CupCake's brave escape in Kent leads to vet charity call for ban on snares

210723 Cat Cupcake
CupCake is recovering after she managed to make it back home after five days caught in a rabbit snare Credit: ITV Meridian

After CupCake went missing for five days, her owner, Karen Gunn from Canterbury, became very concerned.

When the three-year-old tabby cat did finally make it home it was clear there was something severely wrong.

A trip to the vets revealed she'd become trapped in a rabbit snare, leaving her with serious injuries.

The snare had wrapped so tightly around her waist it was hard to see buried underneath her fur. Luckily, vets were able to remove it and save her life.

Cupcake is now recovering at home Credit: PDSA

The snare was very carefully removed and the wounds were cleaned, dressed and treated with antibiotics.

Karen said: “If C.C hadn’t managed to get herself home, I don’t bear to think about what would have happened to her – it’s possible she spent five whole days trapped in that snare, trying to wiggle herself free. We can’t thank PDSA enough for ensuring C.C got the treatment she needed for a full recovery."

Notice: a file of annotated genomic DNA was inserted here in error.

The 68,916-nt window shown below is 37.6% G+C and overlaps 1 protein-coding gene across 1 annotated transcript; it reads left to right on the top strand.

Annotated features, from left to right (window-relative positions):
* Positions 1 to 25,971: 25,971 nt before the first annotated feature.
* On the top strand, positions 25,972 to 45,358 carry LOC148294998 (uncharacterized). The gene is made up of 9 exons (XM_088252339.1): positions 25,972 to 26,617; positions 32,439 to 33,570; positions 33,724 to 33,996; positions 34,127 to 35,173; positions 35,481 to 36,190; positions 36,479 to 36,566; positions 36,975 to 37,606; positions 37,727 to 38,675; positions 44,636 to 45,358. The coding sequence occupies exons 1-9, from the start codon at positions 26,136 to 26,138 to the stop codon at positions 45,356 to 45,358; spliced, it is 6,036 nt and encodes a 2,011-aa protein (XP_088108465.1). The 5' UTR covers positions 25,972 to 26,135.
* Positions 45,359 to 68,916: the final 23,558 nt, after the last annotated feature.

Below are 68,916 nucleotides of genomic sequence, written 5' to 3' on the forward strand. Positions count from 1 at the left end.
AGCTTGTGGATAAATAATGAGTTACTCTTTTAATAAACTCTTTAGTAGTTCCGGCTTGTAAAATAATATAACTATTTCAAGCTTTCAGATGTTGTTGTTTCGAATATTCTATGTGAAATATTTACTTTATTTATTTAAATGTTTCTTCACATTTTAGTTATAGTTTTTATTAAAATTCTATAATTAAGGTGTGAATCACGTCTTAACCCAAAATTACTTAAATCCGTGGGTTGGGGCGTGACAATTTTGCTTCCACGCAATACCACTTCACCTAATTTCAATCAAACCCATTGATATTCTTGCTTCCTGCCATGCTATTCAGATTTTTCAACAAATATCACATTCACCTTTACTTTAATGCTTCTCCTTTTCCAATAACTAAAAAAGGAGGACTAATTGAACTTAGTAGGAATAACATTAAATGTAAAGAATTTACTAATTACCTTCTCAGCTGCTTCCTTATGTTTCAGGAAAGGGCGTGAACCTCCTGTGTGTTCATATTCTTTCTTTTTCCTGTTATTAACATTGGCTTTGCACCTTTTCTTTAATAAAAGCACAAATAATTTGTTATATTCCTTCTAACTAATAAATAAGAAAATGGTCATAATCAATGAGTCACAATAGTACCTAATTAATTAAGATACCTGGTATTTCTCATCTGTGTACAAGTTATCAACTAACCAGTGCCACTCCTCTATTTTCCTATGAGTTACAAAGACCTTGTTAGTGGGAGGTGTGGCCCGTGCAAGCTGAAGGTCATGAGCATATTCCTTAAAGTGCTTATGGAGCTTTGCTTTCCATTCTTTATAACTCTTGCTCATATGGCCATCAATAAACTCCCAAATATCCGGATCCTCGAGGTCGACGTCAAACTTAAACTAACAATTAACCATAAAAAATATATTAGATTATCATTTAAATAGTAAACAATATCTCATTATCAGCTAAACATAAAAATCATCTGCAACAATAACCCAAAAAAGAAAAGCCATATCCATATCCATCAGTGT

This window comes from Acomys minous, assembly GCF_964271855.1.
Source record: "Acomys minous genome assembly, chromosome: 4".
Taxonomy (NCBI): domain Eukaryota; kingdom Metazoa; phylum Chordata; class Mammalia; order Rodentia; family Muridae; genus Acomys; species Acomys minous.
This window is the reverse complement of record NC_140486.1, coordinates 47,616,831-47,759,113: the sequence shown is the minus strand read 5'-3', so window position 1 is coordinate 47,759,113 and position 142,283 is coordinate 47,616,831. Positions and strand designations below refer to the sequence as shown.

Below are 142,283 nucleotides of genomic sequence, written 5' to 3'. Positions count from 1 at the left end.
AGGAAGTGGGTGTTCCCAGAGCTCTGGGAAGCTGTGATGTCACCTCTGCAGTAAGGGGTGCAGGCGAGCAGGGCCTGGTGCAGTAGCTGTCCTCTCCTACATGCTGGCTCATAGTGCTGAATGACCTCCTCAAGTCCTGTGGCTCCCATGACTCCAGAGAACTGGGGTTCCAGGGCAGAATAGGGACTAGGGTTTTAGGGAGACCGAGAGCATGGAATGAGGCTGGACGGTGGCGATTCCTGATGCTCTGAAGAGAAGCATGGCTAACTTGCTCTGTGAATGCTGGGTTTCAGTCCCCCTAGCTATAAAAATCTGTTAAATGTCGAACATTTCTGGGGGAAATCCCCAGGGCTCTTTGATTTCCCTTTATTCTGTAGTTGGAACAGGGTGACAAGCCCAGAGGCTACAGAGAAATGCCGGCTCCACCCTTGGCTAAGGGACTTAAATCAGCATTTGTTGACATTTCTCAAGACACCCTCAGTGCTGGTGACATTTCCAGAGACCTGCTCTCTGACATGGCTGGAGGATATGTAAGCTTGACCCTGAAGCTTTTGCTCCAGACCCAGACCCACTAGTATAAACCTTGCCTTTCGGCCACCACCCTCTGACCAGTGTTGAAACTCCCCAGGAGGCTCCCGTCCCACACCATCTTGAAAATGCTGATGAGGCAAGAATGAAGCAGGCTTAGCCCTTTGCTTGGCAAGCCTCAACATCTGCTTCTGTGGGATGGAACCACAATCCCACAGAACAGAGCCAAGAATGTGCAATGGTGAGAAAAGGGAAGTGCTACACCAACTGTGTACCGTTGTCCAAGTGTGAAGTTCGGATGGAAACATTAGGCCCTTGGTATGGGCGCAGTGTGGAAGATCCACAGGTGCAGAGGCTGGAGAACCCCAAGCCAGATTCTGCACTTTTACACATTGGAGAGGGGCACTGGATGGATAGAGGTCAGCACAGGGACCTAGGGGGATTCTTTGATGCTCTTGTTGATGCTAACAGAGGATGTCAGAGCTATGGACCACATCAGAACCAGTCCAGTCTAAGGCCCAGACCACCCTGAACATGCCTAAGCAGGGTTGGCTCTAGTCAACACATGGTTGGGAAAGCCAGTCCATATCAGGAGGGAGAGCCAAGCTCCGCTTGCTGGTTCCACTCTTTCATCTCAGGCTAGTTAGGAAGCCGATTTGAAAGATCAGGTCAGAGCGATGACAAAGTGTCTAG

C.C’s fur is yet to grow back but her wounds are now fully healed and she’s back on her paws again Credit: PDSA

Vet charity PDSA said, "As C.C had struggled to get herself free, the snare cut deeper into her, causing deep and painful wounds - it was a miracle C.C was able to move, let alone struggle all the way home."

A snare is a thin wire noose used as a method of wildlife management. When an animal steps into the trap, the noose tightens around them, trapping them in place. The PDSA is calling for them to be banned.

The snare that was found caught around C.C. Credit: PDSA

PDSA Veterinary Surgeon, Lynne James, said: "We’re extremely pleased that Wales has committed to a full ban on all snares, as this is a great step for animal welfare in Wales, due to the suffering these devices cause to wild, farmed and companion animals.

"PDSA supports a ban on the manufacture, sale, possession and use of all snares not just in Wales, but across the whole of the UK, and is now looking to England and Scotland to follow suit and join Wales with a complete ban on snares.

“Unfortunately we do see cases like C.C’s across our 48 Pet Hospitals, and we firmly believe there needs to be a ban on snares. Snares are inhumane; catching a range of wild and domestic animals, including protected species and beloved family pets, often resulting in severe injury or death."

Karen said CupCake was lucky. “C.C’s wounds are now fully healed and she’s back on her paws again – she has a big scar and her fur is yet to fully grow back, but she’s a real fighter.”

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